Keep it rolling
The bicycle has become easier to maintain thanks to developments like fit-and-forget cartridge bearing hubs, and external bottom brackets that offer decent longevity and a service routine that involves only disposal and replacement. While winter will place extra demands on your steed in the form of wet and grimy roads, maintaining your bike through winter is now a simple task.
Washing your bike thoroughly after particularly dirty rides is the simplest way to prevent mechanical issues, and the jet wash (handled with care) and airline have placed pro team washing and drying techniques in the hands of the amateur. Of course, there’s nothing wrong with the bucket and sponge method (wheels out, wash with warm, soapy water, rinse with cold, clear water, and dry with a towel).
Keep exposed areas of cable lightly coated with a silicone spray, and select one of the many and varied chain lubricants to hold off the worst of the grime thrown up from the road surface. Regardless of the lubricant chosen, and ‘winter’ lubes tend to be thicker and heavier, it should not be regarded as a substitute for regular cleaning. Chain scrubber tools like the Park Cyclone have made cleaning the area of the drivetrain under greatest strain a snap.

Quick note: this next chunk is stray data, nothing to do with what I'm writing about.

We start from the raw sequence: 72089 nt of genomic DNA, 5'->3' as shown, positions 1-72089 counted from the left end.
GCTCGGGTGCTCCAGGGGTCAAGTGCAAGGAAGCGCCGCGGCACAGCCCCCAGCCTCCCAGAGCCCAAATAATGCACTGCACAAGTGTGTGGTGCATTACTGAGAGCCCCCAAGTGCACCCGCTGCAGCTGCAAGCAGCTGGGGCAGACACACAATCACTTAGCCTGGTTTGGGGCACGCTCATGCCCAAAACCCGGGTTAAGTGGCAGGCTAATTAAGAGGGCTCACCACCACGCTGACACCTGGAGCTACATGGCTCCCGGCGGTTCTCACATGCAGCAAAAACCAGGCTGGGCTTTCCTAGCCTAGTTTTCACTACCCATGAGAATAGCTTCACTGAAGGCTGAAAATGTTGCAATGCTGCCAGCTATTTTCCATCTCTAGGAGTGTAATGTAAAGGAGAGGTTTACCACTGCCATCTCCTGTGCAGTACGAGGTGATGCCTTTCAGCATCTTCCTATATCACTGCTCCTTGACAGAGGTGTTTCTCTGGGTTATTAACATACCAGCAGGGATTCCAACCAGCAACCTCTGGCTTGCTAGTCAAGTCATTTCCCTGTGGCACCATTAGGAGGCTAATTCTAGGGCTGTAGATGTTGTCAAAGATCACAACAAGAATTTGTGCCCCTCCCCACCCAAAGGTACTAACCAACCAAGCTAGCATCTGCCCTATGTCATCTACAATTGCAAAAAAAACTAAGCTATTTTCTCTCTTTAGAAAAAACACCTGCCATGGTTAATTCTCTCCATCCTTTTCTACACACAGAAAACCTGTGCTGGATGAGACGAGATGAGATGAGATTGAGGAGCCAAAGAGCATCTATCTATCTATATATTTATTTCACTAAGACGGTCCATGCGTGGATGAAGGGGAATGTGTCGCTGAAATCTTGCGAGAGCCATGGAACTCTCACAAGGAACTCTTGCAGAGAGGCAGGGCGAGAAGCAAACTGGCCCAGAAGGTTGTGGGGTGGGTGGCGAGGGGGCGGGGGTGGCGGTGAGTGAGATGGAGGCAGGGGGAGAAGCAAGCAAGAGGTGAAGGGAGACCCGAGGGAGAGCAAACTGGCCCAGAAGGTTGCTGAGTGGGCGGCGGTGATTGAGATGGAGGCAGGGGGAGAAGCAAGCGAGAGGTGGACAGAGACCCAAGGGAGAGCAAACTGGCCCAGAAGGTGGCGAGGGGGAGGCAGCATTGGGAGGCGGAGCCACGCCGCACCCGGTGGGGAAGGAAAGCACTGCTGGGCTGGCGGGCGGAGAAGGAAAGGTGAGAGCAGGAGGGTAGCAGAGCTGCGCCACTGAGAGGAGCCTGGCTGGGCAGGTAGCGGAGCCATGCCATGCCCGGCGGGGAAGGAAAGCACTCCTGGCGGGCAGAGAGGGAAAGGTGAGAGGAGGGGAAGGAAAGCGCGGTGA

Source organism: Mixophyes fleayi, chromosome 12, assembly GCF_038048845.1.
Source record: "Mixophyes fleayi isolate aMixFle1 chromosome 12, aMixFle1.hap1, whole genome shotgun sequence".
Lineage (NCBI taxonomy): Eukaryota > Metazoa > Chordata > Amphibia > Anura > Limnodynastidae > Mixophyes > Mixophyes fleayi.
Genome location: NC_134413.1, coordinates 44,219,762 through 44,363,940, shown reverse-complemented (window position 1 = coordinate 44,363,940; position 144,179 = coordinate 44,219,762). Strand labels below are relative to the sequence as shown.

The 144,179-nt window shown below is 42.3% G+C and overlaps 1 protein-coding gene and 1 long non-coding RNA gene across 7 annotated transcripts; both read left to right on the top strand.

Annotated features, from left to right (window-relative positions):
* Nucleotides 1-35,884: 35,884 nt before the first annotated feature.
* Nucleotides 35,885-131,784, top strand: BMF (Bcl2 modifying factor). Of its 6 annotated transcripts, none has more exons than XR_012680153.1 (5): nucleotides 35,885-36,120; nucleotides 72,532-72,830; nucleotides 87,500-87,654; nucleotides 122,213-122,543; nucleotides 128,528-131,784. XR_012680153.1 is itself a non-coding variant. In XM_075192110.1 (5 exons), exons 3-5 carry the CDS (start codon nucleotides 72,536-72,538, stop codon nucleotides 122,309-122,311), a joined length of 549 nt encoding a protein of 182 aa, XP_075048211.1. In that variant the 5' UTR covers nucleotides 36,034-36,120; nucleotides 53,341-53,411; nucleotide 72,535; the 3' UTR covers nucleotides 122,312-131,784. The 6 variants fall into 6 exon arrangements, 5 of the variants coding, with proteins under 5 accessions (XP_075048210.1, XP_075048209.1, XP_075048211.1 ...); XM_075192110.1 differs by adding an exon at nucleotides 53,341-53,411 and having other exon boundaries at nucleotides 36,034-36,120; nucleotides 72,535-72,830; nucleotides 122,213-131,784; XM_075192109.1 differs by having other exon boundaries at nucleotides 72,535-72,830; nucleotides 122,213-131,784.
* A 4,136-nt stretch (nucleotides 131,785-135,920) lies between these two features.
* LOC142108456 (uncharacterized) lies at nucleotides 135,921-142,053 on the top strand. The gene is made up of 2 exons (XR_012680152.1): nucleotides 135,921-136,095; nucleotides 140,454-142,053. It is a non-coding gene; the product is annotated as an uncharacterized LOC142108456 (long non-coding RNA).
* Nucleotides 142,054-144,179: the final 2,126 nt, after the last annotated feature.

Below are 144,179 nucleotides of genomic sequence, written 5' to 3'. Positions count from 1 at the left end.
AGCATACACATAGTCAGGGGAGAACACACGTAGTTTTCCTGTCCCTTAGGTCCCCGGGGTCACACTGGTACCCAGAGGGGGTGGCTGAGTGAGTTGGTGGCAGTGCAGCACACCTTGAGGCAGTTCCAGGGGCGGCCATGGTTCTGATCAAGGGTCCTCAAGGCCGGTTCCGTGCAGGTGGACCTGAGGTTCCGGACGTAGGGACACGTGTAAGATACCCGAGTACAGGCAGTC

Tyre checks, both for pressure and wear, should be part of your pre-ride routine anyway, and are doubly important in winter with the additional demands placed upon them by dirty road surfaces. Reducing your tyre pressure will increase your contact with the road and increase grip levels (it will provide a more comfortable ride, too). Tubeless tyres, where inner tubes are replaced with a latex fluid, are increasingly popular with road cyclists and have the added advantage at this time of year of performing well at lower pressures.
Mudguards might not seem an obvious part of a maintenance routine, but given that many mechanical issues stem from the wear placed on components by road grime, it’s perhaps worth considering their value as a preventative measure. The mudguard’s primary function is to protect the rider, of course, but by doing so, it also protects the machine beneath him.